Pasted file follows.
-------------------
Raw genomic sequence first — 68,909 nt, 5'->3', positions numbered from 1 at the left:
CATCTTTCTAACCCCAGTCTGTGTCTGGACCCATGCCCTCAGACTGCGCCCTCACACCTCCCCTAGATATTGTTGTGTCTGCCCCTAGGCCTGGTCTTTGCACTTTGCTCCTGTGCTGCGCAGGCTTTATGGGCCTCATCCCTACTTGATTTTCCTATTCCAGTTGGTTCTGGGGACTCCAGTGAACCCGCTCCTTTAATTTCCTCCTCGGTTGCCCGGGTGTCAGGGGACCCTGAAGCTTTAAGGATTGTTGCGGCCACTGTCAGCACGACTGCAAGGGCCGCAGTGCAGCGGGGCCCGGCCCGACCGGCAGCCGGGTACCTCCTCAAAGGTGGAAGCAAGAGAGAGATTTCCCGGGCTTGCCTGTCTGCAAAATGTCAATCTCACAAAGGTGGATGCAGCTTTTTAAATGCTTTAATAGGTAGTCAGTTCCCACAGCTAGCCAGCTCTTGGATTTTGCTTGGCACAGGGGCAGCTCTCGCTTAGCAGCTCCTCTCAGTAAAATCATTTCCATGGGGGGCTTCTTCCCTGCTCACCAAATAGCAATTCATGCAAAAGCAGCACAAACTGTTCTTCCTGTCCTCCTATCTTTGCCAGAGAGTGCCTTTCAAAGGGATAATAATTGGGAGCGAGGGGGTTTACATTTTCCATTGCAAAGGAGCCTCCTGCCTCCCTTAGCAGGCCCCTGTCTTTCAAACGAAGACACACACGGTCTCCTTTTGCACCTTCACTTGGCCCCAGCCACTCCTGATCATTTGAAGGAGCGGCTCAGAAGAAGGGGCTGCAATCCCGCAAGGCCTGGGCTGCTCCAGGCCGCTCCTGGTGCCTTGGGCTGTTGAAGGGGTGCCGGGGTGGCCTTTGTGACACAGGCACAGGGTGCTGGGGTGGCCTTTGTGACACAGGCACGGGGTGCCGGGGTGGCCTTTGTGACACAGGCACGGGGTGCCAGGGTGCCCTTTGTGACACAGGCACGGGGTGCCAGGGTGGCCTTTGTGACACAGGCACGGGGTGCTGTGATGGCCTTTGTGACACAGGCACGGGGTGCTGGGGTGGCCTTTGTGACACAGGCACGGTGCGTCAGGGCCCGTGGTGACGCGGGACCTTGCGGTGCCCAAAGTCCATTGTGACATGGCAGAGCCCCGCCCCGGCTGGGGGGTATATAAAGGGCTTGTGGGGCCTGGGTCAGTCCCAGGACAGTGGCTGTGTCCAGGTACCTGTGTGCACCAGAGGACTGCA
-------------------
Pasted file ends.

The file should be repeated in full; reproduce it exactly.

Raw genomic sequence first — 68,909 nt, 5'->3', positions numbered from 1 at the left:
CATCTTTCTAACCCCAGTCTGTGTCTGGACCCATGCCCTCAGACTGCGCCCTCACACCTCCCCTAGATATTGTTGTGTCTGCCCCTAGGCCTGGTCTTTGCACTTTGCTCCTGTGCTGCGCAGGCTTTATGGGCCTCATCCCTACTTGATTTTCCTATTCCAGTTGGTTCTGGGGACTCCAGTGAACCCGCTCCTTTAATTTCCTCCTCGGTTGCCCGGGTGTCAGGGGACCCTGAAGCTTTAAGGATTGTTGCGGCCACTGTCAGCACGACTGCAAGGGCCGCAGTGCAGCGGGGCCCGGCCCGACCGGCAGCCGGGTACCTCCTCAAAGGTGGAAGCAAGAGAGAGATTTCCCGGGCTTGCCTGTCTGCAAAATGTCAATCTCACAAAGGTGGATGCAGCTTTTTAAATGCTTTAATAGGTAGTCAGTTCCCACAGCTAGCCAGCTCTTGGATTTTGCTTGGCACAGGGGCAGCTCTCGCTTAGCAGCTCCTCTCAGTAAAATCATTTCCATGGGGGGCTTCTTCCCTGCTCACCAAATAGCAATTCATGCAAAAGCAGCACAAACTGTTCTTCCTGTCCTCCTATCTTTGCCAGAGAGTGCCTTTCAAAGGGATAATAATTGGGAGCGAGGGGGTTTACATTTTCCATTGCAAAGGAGCCTCCTGCCTCCCTTAGCAGGCCCCTGTCTTTCAAACGAAGACACACACGGTCTCCTTTTGCACCTTCACTTGGCCCCAGCCACTCCTGATCATTTGAAGGAGCGGCTCAGAAGAAGGGGCTGCAATCCCGCAAGGCCTGGGCTGCTCCAGGCCGCTCCTGGTGCCTTGGGCTGTTGAAGGGGTGCCGGGGTGGCCTTTGTGACACAGGCACAGGGTGCTGGGGTGGCCTTTGTGACACAGGCACGGGGTGCCGGGGTGGCCTTTGTGACACAGGCACGGGGTGCCAGGGTGCCCTTTGTGACACAGGCACGGGGTGCCAGGGTGGCCTTTGTGACACAGGCACGGGGTGCTGTGATGGCCTTTGTGACACAGGCACGGGGTGCTGGGGTGGCCTTTGTGACACAGGCACGGTGCGTCAGGGCCCGTGGTGACGCGGGACCTTGCGGTGCCCAAAGTCCATTGTGACATGGCAGAGCCCCGCCCCGGCTGGGGGGTATATAAAGGGCTTGTGGGGCCTGGGTCAGTCCCAGGACAGTGGCTGTGTCCAGGTACCTGTGTGCACCAGAGGACTGCA